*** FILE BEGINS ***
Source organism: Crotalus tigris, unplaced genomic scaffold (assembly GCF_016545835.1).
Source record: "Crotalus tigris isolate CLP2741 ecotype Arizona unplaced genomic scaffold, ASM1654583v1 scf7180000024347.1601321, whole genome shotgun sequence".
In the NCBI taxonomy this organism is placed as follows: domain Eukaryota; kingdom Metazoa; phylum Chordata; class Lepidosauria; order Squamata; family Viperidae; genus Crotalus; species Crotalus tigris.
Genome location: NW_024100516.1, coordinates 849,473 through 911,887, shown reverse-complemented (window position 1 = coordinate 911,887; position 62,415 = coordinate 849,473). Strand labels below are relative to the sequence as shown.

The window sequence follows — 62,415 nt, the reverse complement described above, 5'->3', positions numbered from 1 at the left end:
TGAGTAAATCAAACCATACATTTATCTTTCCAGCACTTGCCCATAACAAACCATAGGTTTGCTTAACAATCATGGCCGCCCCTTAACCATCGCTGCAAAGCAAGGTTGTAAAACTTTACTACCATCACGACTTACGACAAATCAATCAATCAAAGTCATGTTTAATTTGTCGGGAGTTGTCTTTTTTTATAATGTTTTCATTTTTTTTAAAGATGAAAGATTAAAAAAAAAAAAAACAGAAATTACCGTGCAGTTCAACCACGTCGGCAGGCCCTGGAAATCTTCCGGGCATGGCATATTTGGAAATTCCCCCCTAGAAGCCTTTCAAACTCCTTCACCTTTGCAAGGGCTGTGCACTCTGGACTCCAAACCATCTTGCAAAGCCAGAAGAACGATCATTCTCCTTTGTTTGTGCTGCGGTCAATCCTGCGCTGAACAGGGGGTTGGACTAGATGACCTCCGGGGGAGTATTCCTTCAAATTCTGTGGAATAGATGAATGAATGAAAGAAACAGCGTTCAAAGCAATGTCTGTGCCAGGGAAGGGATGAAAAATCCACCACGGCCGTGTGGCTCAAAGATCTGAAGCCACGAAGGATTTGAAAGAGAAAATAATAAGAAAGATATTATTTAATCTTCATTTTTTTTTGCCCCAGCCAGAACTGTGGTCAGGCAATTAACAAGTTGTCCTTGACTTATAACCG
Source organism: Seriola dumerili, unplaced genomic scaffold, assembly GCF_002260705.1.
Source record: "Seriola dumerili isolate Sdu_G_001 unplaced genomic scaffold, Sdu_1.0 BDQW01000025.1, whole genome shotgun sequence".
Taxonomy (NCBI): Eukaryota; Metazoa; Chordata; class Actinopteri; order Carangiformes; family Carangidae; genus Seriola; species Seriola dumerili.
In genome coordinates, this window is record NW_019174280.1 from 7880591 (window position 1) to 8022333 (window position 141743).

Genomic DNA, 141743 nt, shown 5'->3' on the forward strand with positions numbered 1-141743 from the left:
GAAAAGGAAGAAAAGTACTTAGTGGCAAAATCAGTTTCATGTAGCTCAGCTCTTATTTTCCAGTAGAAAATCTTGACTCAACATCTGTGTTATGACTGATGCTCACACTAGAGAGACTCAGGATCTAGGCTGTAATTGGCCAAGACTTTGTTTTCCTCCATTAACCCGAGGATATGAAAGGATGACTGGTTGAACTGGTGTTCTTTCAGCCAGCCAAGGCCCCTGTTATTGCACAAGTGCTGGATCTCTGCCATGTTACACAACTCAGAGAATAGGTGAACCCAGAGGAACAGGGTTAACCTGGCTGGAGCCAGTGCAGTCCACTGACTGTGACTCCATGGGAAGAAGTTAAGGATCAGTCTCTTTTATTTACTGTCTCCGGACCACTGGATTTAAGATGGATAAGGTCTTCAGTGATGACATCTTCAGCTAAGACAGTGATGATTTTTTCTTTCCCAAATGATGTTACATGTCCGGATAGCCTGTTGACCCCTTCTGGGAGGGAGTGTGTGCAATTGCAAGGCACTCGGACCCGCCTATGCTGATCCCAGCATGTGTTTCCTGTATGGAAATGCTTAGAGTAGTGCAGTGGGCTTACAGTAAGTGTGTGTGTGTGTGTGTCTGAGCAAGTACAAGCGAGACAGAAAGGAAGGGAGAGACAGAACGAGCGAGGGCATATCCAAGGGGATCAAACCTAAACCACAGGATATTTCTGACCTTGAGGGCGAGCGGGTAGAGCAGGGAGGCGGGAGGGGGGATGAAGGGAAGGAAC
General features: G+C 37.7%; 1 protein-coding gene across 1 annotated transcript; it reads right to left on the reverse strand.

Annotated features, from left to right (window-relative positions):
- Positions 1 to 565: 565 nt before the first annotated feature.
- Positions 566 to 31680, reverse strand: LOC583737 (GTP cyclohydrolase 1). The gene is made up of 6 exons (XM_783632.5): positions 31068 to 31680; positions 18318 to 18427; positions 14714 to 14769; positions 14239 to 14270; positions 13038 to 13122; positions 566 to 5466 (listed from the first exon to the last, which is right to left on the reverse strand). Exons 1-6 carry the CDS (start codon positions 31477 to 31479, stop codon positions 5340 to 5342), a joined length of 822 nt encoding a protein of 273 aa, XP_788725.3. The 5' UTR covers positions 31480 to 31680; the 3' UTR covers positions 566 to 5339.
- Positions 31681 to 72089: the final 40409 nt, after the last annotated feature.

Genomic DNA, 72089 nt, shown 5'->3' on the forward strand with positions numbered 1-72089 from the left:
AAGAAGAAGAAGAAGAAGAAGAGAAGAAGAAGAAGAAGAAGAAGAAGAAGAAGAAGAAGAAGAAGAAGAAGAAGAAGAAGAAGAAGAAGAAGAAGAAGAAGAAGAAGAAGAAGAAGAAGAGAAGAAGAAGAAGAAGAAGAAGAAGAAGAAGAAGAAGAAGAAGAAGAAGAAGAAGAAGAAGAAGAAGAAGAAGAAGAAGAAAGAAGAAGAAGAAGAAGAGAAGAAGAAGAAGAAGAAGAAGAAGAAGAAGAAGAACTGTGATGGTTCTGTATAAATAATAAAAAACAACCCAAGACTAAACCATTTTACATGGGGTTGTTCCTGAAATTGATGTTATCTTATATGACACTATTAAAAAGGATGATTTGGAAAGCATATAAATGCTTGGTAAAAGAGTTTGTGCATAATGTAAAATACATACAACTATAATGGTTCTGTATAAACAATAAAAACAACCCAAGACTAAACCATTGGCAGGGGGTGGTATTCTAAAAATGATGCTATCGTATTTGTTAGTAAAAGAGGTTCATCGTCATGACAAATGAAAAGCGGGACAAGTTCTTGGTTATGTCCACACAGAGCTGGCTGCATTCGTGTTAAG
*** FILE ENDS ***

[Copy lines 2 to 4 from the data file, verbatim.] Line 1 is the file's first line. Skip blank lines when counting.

Source record: "Crotalus tigris isolate CLP2741 ecotype Arizona unplaced genomic scaffold, ASM1654583v1 scf7180000024347.1601321, whole genome shotgun sequence".
In the NCBI taxonomy this organism is placed as follows: domain Eukaryota; kingdom Metazoa; phylum Chordata; class Lepidosauria; order Squamata; family Viperidae; genus Crotalus; species Crotalus tigris.
Genome location: NW_024100516.1, coordinates 849,473 through 911,887, shown reverse-complemented (window position 1 = coordinate 911,887; position 62,415 = coordinate 849,473). Strand labels below are relative to the sequence as shown.